03-02-2008, 07:22 AM
I am an American craft brewer, husband, father of 2, and all round responsible drinker. I don't drink on the job, I don't egg on "I got so drunk last night I...." stories, and I have built the idea of moderation into my trade philosophy. That being said, when a member of the media comes in to snap my photo, they insist I stand at the helm of my control panel with a giant beer in my hand, like some pirate waving a bottle of rum on the mast of his ship. Customers who pass me sometimes smerk and say, "boy, you have a hard job," or "just doing some sampling, eh?" No matter what I do, I cannot shake the stigma attached to alcohol in this country. In Europe, it is perfectly acceptable to have a beer with luch (which I do at times) or after cleaning the mash tun. If I recall correctly, Saison's were created to refresh the farmers of Belgiam during the workday. Alcohol is just perceived differently here. Unfortunately, there have been too many MADD sponsered Neil Patrick Harris "after school specials" about drunk fathers who beat their kids, and (as funny as it may be) the constant association without separation of alcohol and alcoholics displayed by characters like Homer Simpson and Peter Griffin. If this is all about keeping up appearences, I give up! If it is about enforcing responsibility in the workplace, then amen, brother! Let me just ask you this:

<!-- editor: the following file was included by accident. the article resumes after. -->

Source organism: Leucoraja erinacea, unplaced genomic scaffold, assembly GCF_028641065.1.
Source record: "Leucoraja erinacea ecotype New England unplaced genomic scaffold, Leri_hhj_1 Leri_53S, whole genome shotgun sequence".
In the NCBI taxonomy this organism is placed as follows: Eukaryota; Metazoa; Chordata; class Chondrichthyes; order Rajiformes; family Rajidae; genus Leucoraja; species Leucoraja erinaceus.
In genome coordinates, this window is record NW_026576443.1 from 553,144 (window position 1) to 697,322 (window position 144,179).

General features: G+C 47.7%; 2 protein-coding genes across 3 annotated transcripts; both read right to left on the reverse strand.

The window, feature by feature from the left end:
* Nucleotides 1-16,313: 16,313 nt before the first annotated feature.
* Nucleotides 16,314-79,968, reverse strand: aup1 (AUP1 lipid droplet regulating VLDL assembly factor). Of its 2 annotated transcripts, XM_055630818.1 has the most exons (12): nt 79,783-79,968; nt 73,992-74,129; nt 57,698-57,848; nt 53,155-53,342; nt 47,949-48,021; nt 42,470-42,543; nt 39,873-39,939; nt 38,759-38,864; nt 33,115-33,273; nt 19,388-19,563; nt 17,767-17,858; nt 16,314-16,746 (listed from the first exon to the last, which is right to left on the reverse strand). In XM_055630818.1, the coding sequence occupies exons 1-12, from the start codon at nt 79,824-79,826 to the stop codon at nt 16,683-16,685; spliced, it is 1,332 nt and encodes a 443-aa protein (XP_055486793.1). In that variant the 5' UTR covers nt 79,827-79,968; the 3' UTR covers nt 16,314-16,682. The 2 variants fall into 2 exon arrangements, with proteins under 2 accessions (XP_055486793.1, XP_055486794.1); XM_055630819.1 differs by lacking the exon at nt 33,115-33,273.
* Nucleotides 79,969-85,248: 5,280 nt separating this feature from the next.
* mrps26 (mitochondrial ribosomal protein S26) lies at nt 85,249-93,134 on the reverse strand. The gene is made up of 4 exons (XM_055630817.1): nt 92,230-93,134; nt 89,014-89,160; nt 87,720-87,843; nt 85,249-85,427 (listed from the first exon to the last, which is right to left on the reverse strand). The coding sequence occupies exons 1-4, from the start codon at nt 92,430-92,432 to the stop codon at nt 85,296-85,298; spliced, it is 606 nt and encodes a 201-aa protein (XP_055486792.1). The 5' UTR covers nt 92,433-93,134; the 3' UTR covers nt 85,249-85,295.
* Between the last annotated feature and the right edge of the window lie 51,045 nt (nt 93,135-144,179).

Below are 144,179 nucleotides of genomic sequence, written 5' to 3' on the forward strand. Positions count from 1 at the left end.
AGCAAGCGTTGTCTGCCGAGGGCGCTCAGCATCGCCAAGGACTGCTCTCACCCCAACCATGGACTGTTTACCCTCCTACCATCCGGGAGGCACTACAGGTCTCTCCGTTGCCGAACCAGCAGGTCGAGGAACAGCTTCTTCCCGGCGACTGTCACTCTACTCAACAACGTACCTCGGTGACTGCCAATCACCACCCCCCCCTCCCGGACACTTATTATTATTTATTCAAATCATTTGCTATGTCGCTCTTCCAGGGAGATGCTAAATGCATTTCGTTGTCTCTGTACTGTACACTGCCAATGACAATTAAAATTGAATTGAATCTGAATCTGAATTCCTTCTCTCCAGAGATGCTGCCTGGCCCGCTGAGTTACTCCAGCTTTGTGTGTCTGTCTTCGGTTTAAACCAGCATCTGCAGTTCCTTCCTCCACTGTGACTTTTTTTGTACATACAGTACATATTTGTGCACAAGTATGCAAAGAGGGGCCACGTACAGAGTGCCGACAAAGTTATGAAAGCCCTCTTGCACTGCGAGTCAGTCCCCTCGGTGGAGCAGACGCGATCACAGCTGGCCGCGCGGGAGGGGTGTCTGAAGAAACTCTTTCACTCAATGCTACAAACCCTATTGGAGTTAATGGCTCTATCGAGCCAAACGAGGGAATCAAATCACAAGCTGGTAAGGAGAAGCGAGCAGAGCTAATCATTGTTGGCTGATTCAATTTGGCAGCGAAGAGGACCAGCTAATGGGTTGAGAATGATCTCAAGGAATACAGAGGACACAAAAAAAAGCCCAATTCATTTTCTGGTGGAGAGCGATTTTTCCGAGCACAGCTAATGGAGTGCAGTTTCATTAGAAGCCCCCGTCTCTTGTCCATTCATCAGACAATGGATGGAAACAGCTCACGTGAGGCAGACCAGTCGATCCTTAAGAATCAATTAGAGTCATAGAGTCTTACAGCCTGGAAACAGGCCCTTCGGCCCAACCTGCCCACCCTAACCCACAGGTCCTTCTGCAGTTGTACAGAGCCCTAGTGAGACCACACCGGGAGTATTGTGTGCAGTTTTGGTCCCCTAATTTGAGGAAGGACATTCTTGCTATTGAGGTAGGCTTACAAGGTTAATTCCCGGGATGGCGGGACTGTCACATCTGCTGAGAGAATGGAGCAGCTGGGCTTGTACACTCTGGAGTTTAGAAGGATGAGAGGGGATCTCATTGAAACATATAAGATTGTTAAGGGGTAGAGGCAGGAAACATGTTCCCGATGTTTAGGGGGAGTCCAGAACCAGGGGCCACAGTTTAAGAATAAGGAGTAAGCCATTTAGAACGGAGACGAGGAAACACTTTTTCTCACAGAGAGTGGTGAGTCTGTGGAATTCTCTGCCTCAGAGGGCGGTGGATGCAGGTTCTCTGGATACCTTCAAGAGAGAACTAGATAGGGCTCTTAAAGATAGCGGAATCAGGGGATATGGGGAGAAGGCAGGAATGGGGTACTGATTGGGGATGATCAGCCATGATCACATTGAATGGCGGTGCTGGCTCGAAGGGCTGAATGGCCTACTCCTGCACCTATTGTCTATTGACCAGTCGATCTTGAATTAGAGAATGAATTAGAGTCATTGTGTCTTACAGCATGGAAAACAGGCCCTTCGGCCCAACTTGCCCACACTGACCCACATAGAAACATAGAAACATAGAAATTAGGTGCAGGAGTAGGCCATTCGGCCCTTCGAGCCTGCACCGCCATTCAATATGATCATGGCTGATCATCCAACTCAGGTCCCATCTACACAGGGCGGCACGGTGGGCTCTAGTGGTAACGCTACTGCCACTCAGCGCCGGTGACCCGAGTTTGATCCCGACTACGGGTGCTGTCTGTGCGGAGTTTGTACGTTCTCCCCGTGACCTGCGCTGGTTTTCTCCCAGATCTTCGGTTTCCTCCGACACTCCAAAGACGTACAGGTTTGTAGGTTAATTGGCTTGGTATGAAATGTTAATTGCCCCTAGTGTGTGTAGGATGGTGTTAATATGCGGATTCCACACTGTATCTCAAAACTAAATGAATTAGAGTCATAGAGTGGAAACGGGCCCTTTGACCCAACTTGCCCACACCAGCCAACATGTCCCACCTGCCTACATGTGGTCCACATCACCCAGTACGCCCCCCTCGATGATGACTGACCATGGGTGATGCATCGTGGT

Who would you rather trust on a ladder, leaning over a steaming man-way holding a container of NaOH?
a) The employee who came to work well rested who was just seen taking a sample swig of beer off the filter, or out of the FV to test for quality, or had an 8oz. glass of pilsner with lunch.
b) The groggy hung over employee who would not be seen drinking or sampling at work today, because he was "responsible" enough to drink 10 beers after his shift last night.
c) The tired employee who would NEVER drink at work, even after his shift, but was up all night with his sick child, and feels a bit lightheaded because he hasn't had time to eat lunch today.

If I don't drink iced tea or coffee everyday, I get a headache. I can't function. If I don't eat, I get lightheaded and sloppy. Caffine is a drug, nicotine is drug, and these things are perfectly acceptable in the workplace (or in designated areas of the workplace). In fact, over-indulgence of caffinated drinks is not frowned upon in most work places. Excessive amounts of caffine give some people heart palpitations, and seriously affect the nervous system. Does this affect one's performance at work? An average of 10-12 oz. of beer throughout the day hasn't killed me yet, and I don't think it will in the future.